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Joel Kotkin’s Middle-Class Muddle

When Alan Greenspan admits free market ideology is flawed, you know conservative thought is up a creek.

But never fear: if conservative economic ideas have been discredited, the Right can still distort progressive ones.

Joel Kotkin’s recent article in Politico is a prime example of such misinformation. Kotkin recognizes that economic polarization has put the future of the nation’s middle class at risk. He doesn’t appear impressed by McCain’s warmed-over tax-cuts-cure-all dogma. But he isn’t willing to honestly assess Obama’s plans. Instead, Kotkin chooses to focus exclusively on Obama’s agenda for short-term economic rescue, which he discovers doesn’t adequately address the long-term problems of inequality and a faltering middle class. This disingenuous look at “recent proposals” conveniently overlooks the candidate’s larger agenda – including policies with real potential to strengthen and expand America’s middle class over time. But since Obama didn’t discover the middle-class squeeze just last week, his plans to address it aren’t part of Kotkin’s roundup of what’s been happening lately.

Kotkin’s instance on manufacturing political fault lines in absurd places (Al Gore is against infrastructure?) and implying cynical political payoffs behind every policy initiative suggest that he is not genuinely interested in Obama’s long-term plans to bolster the middle class. But the rest of us should be. And there’s plenty there.

Kotkin’s refusal to look at the big picture blinds him to Obama’s health care plan, for example, which would extend coverage to 34 million Americans while lowering costs for millions more. While the Obama health care plan is far from perfect, his proposed reforms would nevertheless reduce a major cause of strain and instability for middle-class families struggling to afford sky-high premiums, deductibles, and co-pays, or even purchase coverage at all. In short, they’d be a major step toward strengthening the middle class.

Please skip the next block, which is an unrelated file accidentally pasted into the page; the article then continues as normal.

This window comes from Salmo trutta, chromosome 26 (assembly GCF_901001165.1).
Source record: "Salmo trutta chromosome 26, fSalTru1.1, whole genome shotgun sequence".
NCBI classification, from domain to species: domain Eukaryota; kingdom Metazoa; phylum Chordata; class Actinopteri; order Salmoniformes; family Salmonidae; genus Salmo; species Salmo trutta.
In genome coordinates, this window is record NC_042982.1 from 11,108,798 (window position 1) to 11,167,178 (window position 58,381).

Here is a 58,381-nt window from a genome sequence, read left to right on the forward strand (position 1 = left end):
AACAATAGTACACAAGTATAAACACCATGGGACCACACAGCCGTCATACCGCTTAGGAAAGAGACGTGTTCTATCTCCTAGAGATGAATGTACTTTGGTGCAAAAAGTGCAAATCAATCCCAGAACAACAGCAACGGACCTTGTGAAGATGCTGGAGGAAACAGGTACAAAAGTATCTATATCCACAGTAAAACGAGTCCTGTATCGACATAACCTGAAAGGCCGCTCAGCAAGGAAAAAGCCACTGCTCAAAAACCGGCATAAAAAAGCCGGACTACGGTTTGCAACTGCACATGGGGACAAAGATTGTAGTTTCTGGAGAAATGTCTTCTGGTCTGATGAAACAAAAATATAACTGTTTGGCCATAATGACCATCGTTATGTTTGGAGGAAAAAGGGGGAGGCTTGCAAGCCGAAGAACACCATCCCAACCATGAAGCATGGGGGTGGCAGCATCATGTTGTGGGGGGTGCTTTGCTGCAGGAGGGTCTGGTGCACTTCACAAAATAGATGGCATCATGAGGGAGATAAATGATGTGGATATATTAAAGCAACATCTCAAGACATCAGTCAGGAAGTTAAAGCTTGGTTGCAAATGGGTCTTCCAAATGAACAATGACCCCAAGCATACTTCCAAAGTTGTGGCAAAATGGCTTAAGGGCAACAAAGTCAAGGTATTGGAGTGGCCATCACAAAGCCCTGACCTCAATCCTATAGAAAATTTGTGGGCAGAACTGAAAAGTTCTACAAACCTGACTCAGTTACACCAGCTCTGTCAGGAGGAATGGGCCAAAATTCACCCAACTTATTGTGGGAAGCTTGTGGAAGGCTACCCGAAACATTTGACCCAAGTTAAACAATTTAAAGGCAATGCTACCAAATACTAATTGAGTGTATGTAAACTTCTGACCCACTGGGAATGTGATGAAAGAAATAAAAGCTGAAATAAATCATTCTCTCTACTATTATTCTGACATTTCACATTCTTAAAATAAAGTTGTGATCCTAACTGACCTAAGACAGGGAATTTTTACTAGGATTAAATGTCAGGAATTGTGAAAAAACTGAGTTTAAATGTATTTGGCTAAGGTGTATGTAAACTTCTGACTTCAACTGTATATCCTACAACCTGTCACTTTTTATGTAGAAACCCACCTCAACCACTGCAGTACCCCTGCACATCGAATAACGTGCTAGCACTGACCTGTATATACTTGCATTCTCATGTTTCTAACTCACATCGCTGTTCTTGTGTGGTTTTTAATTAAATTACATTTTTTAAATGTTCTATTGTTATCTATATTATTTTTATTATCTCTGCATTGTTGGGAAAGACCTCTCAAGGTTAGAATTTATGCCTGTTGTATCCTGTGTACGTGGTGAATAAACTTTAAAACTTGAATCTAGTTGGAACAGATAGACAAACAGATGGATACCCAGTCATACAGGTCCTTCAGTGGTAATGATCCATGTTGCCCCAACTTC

Creating middle-class is jobs is critical, Kotkin agrees. But he proceeds to overlook both Obama’s short-term Jobs and Growth Fund that would put Americans to work immediately building needed infrastructure projects and the candidate’s longer term plan to invest in green jobs that would help to foster an entirely new sector of the U.S. economy.

Kotkin complains that Obama’s tax cuts don’t create upward mobility, and when it comes to many of the tax plans, he’s right. But Kotkin must have missed the memo about the overwhelming bipartisan, cross-ideological consensus that the Earned Income Tax Credit lifts millions of working Americans out of poverty. And it leaves us with the question: what does create upward mobility? After all, Kotkin denounces Obama’s support for education as nothing more than a sop to the liberal professoriate. And Kotkin neglects to even mention the Employee Free Choice Act which would make it easier for working people to join unions – another proven route to earning middle-class wages and benefits. While our critic would no doubt find it easy to uncover a political payoff in Obama’s support for this measure, the truth is it has tremendous potential to grow the middle class by enabling working Americans to improve their own jobs.

Obama has endorsed policies to help middle-class families cope with income and job loss when they take time off to care for a new baby or a sick relative. He has crafted plans to help middle-class families hold on to their single greatest asset – their homes. And he has thought out proposals to improve middle-class retirement security. Kotkin’s cheap shots do justice to none of this and prevent us from evaluating policies that could genuinely address the future of the American middle class.

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Posted at 10:39 AM, Oct 29, 2008 in Economy | Election 2008 | Middle-class squeeze | Politics
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